The programme notes reveal that Forced Entertainment began with this monologue and worked backwards, "unfolding the ruins of a story". This makes the process sound organic, whereas, in fact, the disappointing end- result feels as though it has been stuck together using twisted bits of old Sellotape. The most contrived sequence (by the show's own weird logic) is the opener, where our device-hugging host (Richard Lowdon) seems caught unprepared and "improvises" by deconstructing the art of performance - inspecting entertainment's mechanism to find out what makes it tick. His list of dos and don'ts (the need for a visual gag, rapport with audience, adequate rehearsals etc), is disrupted by the mayhem that breaks out on the balloon-and-cardboard- box-strewn set behind him. It's goodbye to plot and character, hello to whatever takes your fancy. For a few minutes, it's oddly funny. Two paper-tree people prat around, colliding in noisy bouts of fisticuffs; a woman in a panto dog's head yaps away on all fours; a naked man in a stocking face-mask, holding a balloon over his privates, wanders up and asks for cash. Mr Stocking (Robin Arthur) then lies on the ground smearing a tin of spaghetti into his stomach in a messy Reservoir Dogs-style death-throe. He is the first candidate for the random question- and-answer sessions that take up most of Showtime's plodding duration.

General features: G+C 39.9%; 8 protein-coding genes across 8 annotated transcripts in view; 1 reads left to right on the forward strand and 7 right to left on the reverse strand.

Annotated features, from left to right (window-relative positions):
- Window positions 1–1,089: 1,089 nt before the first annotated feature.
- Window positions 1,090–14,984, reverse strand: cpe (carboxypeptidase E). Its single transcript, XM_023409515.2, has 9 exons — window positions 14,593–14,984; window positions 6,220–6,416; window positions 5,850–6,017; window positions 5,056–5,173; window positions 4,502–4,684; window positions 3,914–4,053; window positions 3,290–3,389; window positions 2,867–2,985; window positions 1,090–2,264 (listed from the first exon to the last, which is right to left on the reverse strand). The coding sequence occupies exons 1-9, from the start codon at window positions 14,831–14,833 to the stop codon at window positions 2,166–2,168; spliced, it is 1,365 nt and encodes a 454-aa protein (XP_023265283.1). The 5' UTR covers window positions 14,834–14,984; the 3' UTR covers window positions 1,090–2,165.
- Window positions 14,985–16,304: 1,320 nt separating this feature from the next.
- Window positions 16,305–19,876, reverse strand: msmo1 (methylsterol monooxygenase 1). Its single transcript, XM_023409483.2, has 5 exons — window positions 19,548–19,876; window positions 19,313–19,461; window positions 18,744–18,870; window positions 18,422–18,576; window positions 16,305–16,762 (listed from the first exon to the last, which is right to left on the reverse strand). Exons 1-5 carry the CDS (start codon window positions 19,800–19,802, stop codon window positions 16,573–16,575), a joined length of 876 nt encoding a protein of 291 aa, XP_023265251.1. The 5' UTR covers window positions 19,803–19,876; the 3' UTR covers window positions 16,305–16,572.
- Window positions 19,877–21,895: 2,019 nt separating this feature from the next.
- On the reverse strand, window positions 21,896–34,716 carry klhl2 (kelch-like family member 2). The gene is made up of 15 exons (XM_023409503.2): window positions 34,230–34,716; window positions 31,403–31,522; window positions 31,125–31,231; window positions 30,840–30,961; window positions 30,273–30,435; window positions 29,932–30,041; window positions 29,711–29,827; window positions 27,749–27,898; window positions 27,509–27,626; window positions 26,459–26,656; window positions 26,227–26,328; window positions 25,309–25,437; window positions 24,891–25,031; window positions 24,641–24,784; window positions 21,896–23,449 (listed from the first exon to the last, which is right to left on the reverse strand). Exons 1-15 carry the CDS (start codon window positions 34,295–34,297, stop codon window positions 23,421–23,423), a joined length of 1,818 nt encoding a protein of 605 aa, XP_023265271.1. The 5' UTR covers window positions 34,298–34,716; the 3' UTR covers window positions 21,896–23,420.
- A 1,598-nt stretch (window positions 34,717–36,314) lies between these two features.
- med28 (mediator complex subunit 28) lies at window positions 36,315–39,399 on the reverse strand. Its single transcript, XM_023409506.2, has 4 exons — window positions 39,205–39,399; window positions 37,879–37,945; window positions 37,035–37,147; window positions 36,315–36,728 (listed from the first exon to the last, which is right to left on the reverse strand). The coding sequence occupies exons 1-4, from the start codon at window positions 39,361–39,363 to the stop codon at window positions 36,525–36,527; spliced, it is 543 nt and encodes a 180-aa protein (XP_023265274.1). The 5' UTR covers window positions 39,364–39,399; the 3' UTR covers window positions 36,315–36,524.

It's Time, you see, that director Tim Etchells and co are playing with. The not-so-clear-cut line between soft, cuddly childhood and nasty, brutish adulthood; the latter constantly looking back over its shoulder at the former, but unable to sustain the narratives that once made life so rich. "When you're a kid, you can't conceive of an hour, so you make things up," Arthur says, "but when you're an adult ... it's more difficult." Is this the point where words fail, or just idle chatter? Much has been made of Forced Entertainment's Sheffield roots, and parallels could be drawn between their 12 years of under-recognised labour and the protracted emergence of the city's hero, Jarvis Cocker. Indeed, an imagined suicide has a Pulp- ish whimsy to it ("I'd try on the underwear and look at myself in the mirror and be pleased with what I'd bought and then I'd go into the bathroom ..."). But if this is "pop theatre", cocking a snook at conventional story- telling, choking on its own morbid angst, then why does it feel like a rehearsal in someone's mum's garage? You don't succeed just because you judge yourself a failure by standards you clearly have little respect for, or earn applause by caricaturing your audience's expectations: "A performance should bring people together, not just rub their noses in the dirt ..." Lowdon drones on later, "if there isn't a moral, it's just pointless shouting, just people showing off. People want to go to the bar afterwards and say, `I know what that was about'." Whether or not Showtime has a "moral", showing off is still showing off - as anyone in the ICA bar will tell you.
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